I was really looking forward to seeing He’s Just Not That Into You. Don’t judge! Admit it—you were, too. It’s been a cold, dark and depressing winter (and I’m not just talking about the weather), so is it any wonder that the ubiquitous and sunny trailer for the film—chock full of beautiful people like Jennifer Aniston, Ben Affleck, Ginnifer Goodwin, Scarlett Johansson, Jennifer Connelly, Drew Barrymore, Kevin Connolly and Bradley Cooper, bumbling around in matters of the heart—might be appealing? In fact, the aforementioned trailer includes the opening scene of the film, a quick vignette that won me over instantly. Here’s how it goes:
A little girl gets shoved by a boy at the playground and told she smells like dog poo. Weeping little girl runs to her mother, who wipes her face and explains that the little boy did that because, in fact, he likes her. Little girl wrinkles adorable nose and looks skyward while a voice-over from Ms. Goodwin dramatically intones, “That’s the beginning of our problem. We’re all programmed to believe that if a guy acts like a total jerk, that means he likes you.”
And—ha!—that’s kind of funny because it’s kind of true, right? (For those wondering, the answer is yes and no and it depends.) Sure, it’s well-traversed ground—and I don’t even mean to conjure memories of Sex and the City, which first coined the quip “he’s just not that into you” (instant Occam’s Razor philosophy for the lovelorn) and inspired a best-selling book before giving birth to this film. Think of the countless romantic comedies before it that had hard-and-fast rules along these same lines: the man whom the woman has been sniping with throughout acts one and two becomes the man she can’t live without by act three. The platonic friend you never once considered a romantic prospect is, in fact, your soul mate. The most boorish of cads will become downright princely if you can just hang on for 90 minutes. Do these things tend to happen in real life? No! But you know what? Who cares? Because, after all, they’re just movies and, besides, it’s February. And often these films make you happy. (Two Weeks Notice, we’re looking at you.)
So, with that being said, how can I explain the feeling of rage that had me white-knuckling my armrest by the end of He’s Just Not That Into You? Unlike the best of romantic comedies—the ones that send you swooning home with thoughts of first kisses and your own private montage of slo-mo paint fights in your first shared apartment, chasing lobsters or dragging a Christmas tree down a West Village cobblestoned street (somebody cue up “Baby, It’s Cold Outside”!)—this movie honestly made me never want to date again. It kind of made me not want to be a woman! Wait, scratch that. It kind of made me not want to be a member of the entire human race.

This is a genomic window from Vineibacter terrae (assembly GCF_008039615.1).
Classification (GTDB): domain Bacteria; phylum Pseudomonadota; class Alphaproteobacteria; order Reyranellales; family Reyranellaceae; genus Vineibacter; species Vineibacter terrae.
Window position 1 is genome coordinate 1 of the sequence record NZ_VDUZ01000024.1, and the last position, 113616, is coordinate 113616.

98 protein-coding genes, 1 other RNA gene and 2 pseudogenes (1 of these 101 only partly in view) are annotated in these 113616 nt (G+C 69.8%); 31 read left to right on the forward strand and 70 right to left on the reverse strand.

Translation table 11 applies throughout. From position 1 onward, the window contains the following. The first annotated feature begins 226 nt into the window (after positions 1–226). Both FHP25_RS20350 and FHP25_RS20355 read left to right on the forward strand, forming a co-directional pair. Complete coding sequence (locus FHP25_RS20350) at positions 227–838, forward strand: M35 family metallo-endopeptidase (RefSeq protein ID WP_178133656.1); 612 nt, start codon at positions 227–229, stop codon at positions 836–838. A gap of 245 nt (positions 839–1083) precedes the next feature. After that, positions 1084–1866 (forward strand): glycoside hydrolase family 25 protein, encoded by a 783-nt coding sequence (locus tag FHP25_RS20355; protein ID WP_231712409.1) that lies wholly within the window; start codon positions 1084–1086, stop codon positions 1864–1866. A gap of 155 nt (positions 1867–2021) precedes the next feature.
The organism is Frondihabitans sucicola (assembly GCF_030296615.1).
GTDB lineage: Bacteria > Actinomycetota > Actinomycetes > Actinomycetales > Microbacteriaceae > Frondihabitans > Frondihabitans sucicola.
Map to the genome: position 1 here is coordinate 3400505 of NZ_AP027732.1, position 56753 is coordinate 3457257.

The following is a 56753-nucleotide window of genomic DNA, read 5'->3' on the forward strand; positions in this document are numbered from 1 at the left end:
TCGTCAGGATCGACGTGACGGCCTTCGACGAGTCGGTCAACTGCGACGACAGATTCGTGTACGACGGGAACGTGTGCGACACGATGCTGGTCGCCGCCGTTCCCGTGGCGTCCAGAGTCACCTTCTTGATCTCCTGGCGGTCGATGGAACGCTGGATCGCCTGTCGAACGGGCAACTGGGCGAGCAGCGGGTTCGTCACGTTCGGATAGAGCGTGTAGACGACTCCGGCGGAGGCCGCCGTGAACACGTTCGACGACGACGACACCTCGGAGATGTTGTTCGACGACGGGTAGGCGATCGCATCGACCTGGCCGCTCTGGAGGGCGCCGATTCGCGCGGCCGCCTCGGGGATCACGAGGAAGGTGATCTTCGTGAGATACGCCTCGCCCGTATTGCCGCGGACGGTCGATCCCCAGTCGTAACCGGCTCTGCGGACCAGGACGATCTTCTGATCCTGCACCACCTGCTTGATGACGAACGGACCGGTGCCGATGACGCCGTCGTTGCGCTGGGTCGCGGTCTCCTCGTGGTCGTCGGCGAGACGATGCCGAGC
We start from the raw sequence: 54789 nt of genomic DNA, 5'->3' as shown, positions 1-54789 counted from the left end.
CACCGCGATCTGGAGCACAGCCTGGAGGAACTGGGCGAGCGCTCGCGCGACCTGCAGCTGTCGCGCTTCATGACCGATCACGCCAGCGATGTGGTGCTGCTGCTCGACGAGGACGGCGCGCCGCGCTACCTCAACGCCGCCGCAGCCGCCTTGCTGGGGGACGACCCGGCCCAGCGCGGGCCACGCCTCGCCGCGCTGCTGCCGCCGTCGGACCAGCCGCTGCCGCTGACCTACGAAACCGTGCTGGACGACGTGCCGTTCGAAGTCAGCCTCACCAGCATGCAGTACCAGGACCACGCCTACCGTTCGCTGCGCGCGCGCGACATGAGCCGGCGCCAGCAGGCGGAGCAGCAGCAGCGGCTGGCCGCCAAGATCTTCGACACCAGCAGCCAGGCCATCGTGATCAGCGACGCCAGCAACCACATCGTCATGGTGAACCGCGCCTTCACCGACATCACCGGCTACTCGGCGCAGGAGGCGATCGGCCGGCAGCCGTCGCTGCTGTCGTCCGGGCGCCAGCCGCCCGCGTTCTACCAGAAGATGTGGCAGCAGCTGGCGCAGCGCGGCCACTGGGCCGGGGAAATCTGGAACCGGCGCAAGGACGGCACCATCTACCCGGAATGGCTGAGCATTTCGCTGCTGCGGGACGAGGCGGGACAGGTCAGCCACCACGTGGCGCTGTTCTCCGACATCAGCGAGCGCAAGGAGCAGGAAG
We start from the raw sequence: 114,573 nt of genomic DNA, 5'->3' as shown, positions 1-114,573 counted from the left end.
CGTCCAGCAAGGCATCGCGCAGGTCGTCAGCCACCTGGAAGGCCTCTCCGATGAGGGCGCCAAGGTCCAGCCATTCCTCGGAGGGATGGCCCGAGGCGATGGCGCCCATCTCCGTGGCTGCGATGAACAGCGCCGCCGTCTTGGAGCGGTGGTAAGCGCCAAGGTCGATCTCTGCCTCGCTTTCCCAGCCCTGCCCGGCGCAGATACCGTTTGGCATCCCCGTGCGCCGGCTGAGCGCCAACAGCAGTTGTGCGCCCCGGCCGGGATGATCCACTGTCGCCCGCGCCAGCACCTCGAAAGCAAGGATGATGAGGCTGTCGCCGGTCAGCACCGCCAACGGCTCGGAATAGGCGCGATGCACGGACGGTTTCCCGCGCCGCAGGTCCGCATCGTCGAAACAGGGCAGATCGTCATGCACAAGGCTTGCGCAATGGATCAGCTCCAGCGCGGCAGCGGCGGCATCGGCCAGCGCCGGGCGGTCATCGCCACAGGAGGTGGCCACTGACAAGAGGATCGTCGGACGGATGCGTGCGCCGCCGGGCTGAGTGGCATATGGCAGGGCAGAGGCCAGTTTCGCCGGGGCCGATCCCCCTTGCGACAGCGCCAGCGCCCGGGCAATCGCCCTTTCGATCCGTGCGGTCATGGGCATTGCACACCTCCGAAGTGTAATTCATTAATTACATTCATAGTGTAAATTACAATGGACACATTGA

A GROSS OVERREACTION? A byproduct of mounting zeitgeistian anxiety and recent singlehood? Perhaps. But let’s break it down anyway, because unlike a straight-up bad movie à la The Love Guru, this film is not easy to dismiss.
He’s Just Not That Into You is something much more sneaky and nefarious than your garden-variety romantic comedy, because it almost gets at something true and dark about people: how even the best of us can behave really badly. After the playground scene, as we’re getting to know the interwoven cast of couples and singletons, a woman goes on a first date with a guy, and walks away thinking it has gone great, while said man goes home and calls the girl he’s really interested in. That particular girl is gunning for a married man, but when her ego needs stroking, she rings up the fallback guy, who is still ignoring the girl he went on the date with. All that sort of sucks, but then again, so do people. I wondered, could He’s Just Not That Into You be a sort of scary-realist film dressed in funny clothing à la The Break-Up?
Alas, the answer is no, for at every opportunity to show the dirty underbelly of all of our collective romantic foibles, the film spooks itself and scampers away to safer and sunnier ground. (Do not finish reading this paragraph if you don’t want to know some of the happy endings of this film!) Take, for instance, the story of Beth and Neil, who at the beginning of the movie have been happily dating for seven years. They’re committed and in love, but when Beth’s sister gets married, she spazzes out about their lack of wedded-ness, though Neil is one of those guys who is highly principled on the topic of why he doesn’t believe in marriage. It’s realistic! Seriously. So is her freakout, which of course inspires her to break up with him. Later on, he shows up when she needs him most and she (aha!) realizes that she doesn’t need to be married to be happy and tells him that, in fact, he’s been more of a husband to her than most husbands she knows.
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